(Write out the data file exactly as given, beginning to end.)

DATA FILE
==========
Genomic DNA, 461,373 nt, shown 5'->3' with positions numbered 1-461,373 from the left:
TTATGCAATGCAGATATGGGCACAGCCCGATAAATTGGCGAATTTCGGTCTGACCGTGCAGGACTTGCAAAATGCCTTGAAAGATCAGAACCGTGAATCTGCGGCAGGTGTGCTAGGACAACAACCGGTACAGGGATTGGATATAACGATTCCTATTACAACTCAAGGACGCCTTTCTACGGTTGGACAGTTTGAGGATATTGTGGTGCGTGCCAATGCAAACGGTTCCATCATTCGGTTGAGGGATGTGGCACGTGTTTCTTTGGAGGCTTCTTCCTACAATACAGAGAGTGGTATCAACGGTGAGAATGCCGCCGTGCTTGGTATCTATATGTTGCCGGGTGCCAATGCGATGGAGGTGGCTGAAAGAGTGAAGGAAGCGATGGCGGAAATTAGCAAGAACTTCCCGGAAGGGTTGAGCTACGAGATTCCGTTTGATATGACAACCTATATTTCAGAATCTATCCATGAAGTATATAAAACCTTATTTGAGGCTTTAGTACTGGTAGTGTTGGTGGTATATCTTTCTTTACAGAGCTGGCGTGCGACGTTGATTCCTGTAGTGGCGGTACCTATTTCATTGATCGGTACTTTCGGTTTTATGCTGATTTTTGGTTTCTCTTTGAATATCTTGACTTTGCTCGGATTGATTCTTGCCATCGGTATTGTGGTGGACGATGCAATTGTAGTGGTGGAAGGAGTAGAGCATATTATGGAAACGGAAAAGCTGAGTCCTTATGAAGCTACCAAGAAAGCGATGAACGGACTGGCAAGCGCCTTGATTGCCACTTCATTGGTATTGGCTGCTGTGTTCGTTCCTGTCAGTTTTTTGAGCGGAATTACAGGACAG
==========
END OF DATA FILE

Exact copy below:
Genomic DNA, 461,373 nt, shown 5'->3' with positions numbered 1-461,373 from the left:
TTATGCAATGCAGATATGGGCACAGCCCGATAAATTGGCGAATTTCGGTCTGACCGTGCAGGACTTGCAAAATGCCTTGAAAGATCAGAACCGTGAATCTGCGGCAGGTGTGCTAGGACAACAACCGGTACAGGGATTGGATATAACGATTCCTATTACAACTCAAGGACGCCTTTCTACGGTTGGACAGTTTGAGGATATTGTGGTGCGTGCCAATGCAAACGGTTCCATCATTCGGTTGAGGGATGTGGCACGTGTTTCTTTGGAGGCTTCTTCCTACAATACAGAGAGTGGTATCAACGGTGAGAATGCCGCCGTGCTTGGTATCTATATGTTGCCGGGTGCCAATGCGATGGAGGTGGCTGAAAGAGTGAAGGAAGCGATGGCGGAAATTAGCAAGAACTTCCCGGAAGGGTTGAGCTACGAGATTCCGTTTGATATGACAACCTATATTTCAGAATCTATCCATGAAGTATATAAAACCTTATTTGAGGCTTTAGTACTGGTAGTGTTGGTGGTATATCTTTCTTTACAGAGCTGGCGTGCGACGTTGATTCCTGTAGTGGCGGTACCTATTTCATTGATCGGTACTTTCGGTTTTATGCTGATTTTTGGTTTCTCTTTGAATATCTTGACTTTGCTCGGATTGATTCTTGCCATCGGTATTGTGGTGGACGATGCAATTGTAGTGGTGGAAGGAGTAGAGCATATTATGGAAACGGAAAAGCTGAGTCCTTATGAAGCTACCAAGAAAGCGATGAACGGACTGGCAAGCGCCTTGATTGCCACTTCATTGGTATTGGCTGCTGTGTTCGTTCCTGTCAGTTTTTTGAGCGGAATTACAGGACAG